“In response to WADA's Independent Commission report issued today, the IAAF President, Sebastian Coe, has taken the urgent step of seeking approval from his fellow IAAF Council Members to consider sanctions against the Russian Athletics Federation (ARAF). These sanctions could include provisional and full suspension and the removal of future IAAF events. Commenting on the report, the IAAF President said: "The information in WADA's Independent Commissions Report is alarming. We need time to properly digest and understand the detailed findings included in the report. However, I have urged the Council to start the process of considering sanctions against ARAF. This step has not been taken lightly. Our athletes, partners and fans have my total assurance that where there are failures in our governance or our anti-doping programmes we will fix them. We will do whatever it takes to protect the clean athletes and rebuild trust in our sport. The IAAF will continue to offer the police authorities our full co-operation into their ongoing investigation.​”

The United States Anti-Doping Agency applauded the work of WADA's independent investigation and its findings.

"USADA applauds the work of the WADA Independent Commission, led by Mr. Pound, in exposing a Russian effort to takeover sport through unlawful means,” USADA CEO Travis T. Tygart said in a statement. “The evidence released today demonstrates a shocking level of corruption, and sends a clear message to Russia that they will not be allowed to cheat the world’s athletes and escape justice behind a wall of deception and lies. If Russia has created an organized scheme of state supported doping, then they have no business being allowed to compete on the world stage. The world’s athletes deserve better, and all who love clean sport must rise up and confront this threat. We will continue to fight on behalf of all clean athletes to ensure that clear and decisive action is taken to sweep out anyone who has been involved with this scheme.”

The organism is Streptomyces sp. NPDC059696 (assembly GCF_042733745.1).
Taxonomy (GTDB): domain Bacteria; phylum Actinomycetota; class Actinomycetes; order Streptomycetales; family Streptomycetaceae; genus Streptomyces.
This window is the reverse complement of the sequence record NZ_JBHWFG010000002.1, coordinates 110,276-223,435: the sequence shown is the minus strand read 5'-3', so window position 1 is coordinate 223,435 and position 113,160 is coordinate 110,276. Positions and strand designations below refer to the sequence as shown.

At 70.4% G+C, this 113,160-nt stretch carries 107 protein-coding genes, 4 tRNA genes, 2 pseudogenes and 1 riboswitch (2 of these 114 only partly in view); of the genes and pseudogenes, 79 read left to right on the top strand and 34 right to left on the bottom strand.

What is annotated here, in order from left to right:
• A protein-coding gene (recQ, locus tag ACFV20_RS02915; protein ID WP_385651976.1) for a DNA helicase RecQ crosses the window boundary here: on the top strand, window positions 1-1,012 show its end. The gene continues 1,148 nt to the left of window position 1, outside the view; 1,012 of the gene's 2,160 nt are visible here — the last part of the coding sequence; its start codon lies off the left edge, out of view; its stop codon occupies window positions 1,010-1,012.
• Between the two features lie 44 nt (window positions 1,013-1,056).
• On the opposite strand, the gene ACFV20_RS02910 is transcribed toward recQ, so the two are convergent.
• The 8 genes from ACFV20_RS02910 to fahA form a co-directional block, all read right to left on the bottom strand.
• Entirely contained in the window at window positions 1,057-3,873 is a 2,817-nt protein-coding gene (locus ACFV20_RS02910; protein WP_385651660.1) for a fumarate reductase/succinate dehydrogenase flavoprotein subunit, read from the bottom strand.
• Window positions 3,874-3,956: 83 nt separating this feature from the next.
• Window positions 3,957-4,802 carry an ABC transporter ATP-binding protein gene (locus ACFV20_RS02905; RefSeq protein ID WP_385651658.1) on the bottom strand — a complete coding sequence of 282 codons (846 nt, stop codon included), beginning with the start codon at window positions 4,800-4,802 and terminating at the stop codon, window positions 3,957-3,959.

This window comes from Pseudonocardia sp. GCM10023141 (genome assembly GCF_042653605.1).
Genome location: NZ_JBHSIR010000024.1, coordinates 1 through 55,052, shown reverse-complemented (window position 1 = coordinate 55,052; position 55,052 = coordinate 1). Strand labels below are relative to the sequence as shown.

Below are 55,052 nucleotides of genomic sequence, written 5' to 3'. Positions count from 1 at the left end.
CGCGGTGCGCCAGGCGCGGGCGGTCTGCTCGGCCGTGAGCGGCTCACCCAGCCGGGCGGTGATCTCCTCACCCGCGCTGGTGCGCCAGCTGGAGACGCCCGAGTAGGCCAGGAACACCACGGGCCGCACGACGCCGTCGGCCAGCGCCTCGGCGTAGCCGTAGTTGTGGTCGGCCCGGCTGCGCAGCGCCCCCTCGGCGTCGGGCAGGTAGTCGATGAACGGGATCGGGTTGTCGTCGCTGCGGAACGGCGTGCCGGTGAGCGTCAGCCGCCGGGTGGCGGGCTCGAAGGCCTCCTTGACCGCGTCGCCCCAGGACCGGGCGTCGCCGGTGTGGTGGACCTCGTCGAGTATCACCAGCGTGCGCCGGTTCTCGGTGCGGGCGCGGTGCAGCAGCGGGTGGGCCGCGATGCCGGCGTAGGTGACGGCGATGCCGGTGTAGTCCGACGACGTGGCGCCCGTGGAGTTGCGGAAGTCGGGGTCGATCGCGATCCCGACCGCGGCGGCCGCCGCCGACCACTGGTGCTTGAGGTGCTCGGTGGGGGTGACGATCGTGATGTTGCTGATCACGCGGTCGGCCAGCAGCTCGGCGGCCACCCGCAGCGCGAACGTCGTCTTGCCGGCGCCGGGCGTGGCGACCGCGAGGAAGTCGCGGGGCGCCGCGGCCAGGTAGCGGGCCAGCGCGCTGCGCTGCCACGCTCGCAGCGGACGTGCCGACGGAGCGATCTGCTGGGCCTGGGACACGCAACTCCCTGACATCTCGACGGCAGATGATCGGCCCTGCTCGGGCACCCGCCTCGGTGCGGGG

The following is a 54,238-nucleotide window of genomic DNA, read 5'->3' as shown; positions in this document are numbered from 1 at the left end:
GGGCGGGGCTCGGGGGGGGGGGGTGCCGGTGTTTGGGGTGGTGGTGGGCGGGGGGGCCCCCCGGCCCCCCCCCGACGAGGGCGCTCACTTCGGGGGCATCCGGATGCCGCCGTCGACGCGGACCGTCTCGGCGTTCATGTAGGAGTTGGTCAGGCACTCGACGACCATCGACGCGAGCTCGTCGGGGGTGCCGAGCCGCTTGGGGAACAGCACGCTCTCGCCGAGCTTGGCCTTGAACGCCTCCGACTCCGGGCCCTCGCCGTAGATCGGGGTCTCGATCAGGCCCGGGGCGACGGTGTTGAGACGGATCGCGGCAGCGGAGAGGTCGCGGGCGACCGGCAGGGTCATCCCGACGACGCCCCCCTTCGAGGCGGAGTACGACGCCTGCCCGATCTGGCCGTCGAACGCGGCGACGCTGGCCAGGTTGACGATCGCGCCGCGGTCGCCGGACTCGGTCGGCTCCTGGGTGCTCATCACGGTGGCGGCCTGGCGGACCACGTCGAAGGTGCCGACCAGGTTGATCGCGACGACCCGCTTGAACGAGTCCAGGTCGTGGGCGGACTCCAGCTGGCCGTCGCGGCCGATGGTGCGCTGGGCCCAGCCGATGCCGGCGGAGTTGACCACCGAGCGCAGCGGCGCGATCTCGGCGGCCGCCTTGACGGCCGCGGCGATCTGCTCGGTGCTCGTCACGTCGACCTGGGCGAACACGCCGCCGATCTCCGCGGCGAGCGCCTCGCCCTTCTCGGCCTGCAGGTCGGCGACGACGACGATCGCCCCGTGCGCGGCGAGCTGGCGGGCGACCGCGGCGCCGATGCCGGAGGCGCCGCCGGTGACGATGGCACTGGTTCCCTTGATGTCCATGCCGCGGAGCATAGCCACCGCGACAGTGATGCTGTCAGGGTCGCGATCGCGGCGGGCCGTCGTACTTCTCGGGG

Russian Olympic medalists Yulia Zaripova (women's 3,000-meter steeplechase) and race-walkers Sergei Kirdyapkin, Olga Kaniskina and Valery Borchin have all tested positive and suspended for doping in the past year.​ Racewalking coach Viktor Chegin, who oversaw the training of several of the banned athletes, resigned in July amid allegations.

If the IOC strips Savinova and Poistogova of their Olympic medals from 2012, South Africa's Caster Semenya would be upgraded from silver to gold, Kenya's Pamela Jelimo would move from fourth place to second place for silver and Alysia Montano of the United States would move from fifth place to third place and receive a bronze medal.

Red flags were raised after a Dec. 2014 documentary by German television channel ARD alleged that three-time Chicago Marathon winner and Olympian Liliya Shobukhova paid the Russian Athletics Federation $550,000 to cover up a positive doping case. The IAAF confirmed the allegations and annulled all results dating back to Oct. 2009, which stripped her of her London and Chicago Marathon victories. She was banned through March 2016, but had her suspension shortened after cooperating with investigators. She is now eligible to compete at the 2016 Summer Olympic Games in Rio de Janeiro and has returned to competition.

Diack, 82, concluded his 16-year tenure as president after the IAAF World Championships in Beijing in August. Olympic gold medalist Seb Coe succeeded Diack at president. Over the weekend, Coe did not rule out the possibility of banning Russia from international competition due to its doping problem.

- Christopher Chavez